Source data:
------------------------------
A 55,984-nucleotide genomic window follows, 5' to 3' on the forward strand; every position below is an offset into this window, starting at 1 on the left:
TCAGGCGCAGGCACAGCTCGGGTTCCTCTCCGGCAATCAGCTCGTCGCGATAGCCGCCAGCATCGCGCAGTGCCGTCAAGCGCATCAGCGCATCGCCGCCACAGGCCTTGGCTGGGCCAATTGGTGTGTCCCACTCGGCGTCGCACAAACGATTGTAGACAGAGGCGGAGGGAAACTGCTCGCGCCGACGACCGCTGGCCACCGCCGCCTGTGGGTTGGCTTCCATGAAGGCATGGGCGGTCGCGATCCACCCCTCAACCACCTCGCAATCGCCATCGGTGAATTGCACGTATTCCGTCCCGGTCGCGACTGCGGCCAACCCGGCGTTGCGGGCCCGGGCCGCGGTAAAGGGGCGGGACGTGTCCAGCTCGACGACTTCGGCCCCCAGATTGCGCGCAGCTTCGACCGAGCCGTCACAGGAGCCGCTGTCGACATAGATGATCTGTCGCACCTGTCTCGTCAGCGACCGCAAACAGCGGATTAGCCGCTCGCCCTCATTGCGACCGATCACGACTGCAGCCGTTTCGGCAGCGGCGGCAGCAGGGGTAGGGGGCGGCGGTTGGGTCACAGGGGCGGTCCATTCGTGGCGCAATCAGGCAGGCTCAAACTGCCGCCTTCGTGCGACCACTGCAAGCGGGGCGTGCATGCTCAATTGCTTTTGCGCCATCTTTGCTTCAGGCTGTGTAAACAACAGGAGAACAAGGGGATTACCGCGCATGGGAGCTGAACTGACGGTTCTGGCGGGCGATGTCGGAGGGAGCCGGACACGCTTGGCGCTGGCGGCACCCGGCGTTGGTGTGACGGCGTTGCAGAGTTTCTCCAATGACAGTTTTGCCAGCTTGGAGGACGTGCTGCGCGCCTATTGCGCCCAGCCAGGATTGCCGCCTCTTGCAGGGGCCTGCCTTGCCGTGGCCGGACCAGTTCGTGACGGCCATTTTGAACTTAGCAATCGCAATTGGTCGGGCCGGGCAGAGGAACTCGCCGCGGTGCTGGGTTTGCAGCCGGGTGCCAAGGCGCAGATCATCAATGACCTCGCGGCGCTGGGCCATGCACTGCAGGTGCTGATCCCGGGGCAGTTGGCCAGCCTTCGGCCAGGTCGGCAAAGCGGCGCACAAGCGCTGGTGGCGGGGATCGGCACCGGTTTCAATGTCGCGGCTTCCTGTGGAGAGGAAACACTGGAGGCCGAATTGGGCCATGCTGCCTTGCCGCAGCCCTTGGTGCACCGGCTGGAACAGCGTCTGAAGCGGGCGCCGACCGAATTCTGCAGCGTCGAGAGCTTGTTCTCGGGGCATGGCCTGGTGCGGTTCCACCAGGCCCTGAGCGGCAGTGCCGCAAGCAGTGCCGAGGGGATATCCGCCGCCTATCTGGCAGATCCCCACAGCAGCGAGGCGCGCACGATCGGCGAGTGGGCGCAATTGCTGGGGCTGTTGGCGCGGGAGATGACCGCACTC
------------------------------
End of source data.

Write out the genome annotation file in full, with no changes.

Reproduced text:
A 55,984-nucleotide genomic window follows, 5' to 3' on the forward strand; every position below is an offset into this window, starting at 1 on the left:
TCAGGCGCAGGCACAGCTCGGGTTCCTCTCCGGCAATCAGCTCGTCGCGATAGCCGCCAGCATCGCGCAGTGCCGTCAAGCGCATCAGCGCATCGCCGCCACAGGCCTTGGCTGGGCCAATTGGTGTGTCCCACTCGGCGTCGCACAAACGATTGTAGACAGAGGCGGAGGGAAACTGCTCGCGCCGACGACCGCTGGCCACCGCCGCCTGTGGGTTGGCTTCCATGAAGGCATGGGCGGTCGCGATCCACCCCTCAACCACCTCGCAATCGCCATCGGTGAATTGCACGTATTCCGTCCCGGTCGCGACTGCGGCCAACCCGGCGTTGCGGGCCCGGGCCGCGGTAAAGGGGCGGGACGTGTCCAGCTCGACGACTTCGGCCCCCAGATTGCGCGCAGCTTCGACCGAGCCGTCACAGGAGCCGCTGTCGACATAGATGATCTGTCGCACCTGTCTCGTCAGCGACCGCAAACAGCGGATTAGCCGCTCGCCCTCATTGCGACCGATCACGACTGCAGCCGTTTCGGCAGCGGCGGCAGCAGGGGTAGGGGGCGGCGGTTGGGTCACAGGGGCGGTCCATTCGTGGCGCAATCAGGCAGGCTCAAACTGCCGCCTTCGTGCGACCACTGCAAGCGGGGCGTGCATGCTCAATTGCTTTTGCGCCATCTTTGCTTCAGGCTGTGTAAACAACAGGAGAACAAGGGGATTACCGCGCATGGGAGCTGAACTGACGGTTCTGGCGGGCGATGTCGGAGGGAGCCGGACACGCTTGGCGCTGGCGGCACCCGGCGTTGGTGTGACGGCGTTGCAGAGTTTCTCCAATGACAGTTTTGCCAGCTTGGAGGACGTGCTGCGCGCCTATTGCGCCCAGCCAGGATTGCCGCCTCTTGCAGGGGCCTGCCTTGCCGTGGCCGGACCAGTTCGTGACGGCCATTTTGAACTTAGCAATCGCAATTGGTCGGGCCGGGCAGAGGAACTCGCCGCGGTGCTGGGTTTGCAGCCGGGTGCCAAGGCGCAGATCATCAATGACCTCGCGGCGCTGGGCCATGCACTGCAGGTGCTGATCCCGGGGCAGTTGGCCAGCCTTCGGCCAGGTCGGCAAAGCGGCGCACAAGCGCTGGTGGCGGGGATCGGCACCGGTTTCAATGTCGCGGCTTCCTGTGGAGAGGAAACACTGGAGGCCGAATTGGGCCATGCTGCCTTGCCGCAGCCCTTGGTGCACCGGCTGGAACAGCGTCTGAAGCGGGCGCCGACCGAATTCTGCAGCGTCGAGAGCTTGTTCTCGGGGCATGGCCTGGTGCGGTTCCACCAGGCCCTGAGCGGCAGTGCCGCAAGCAGTGCCGAGGGGATATCCGCCGCCTATCTGGCAGATCCCCACAGCAGCGAGGCGCGCACGATCGGCGAGTGGGCGCAATTGCTGGGGCTGTTGGCGCGGGAGATGACCGCACTC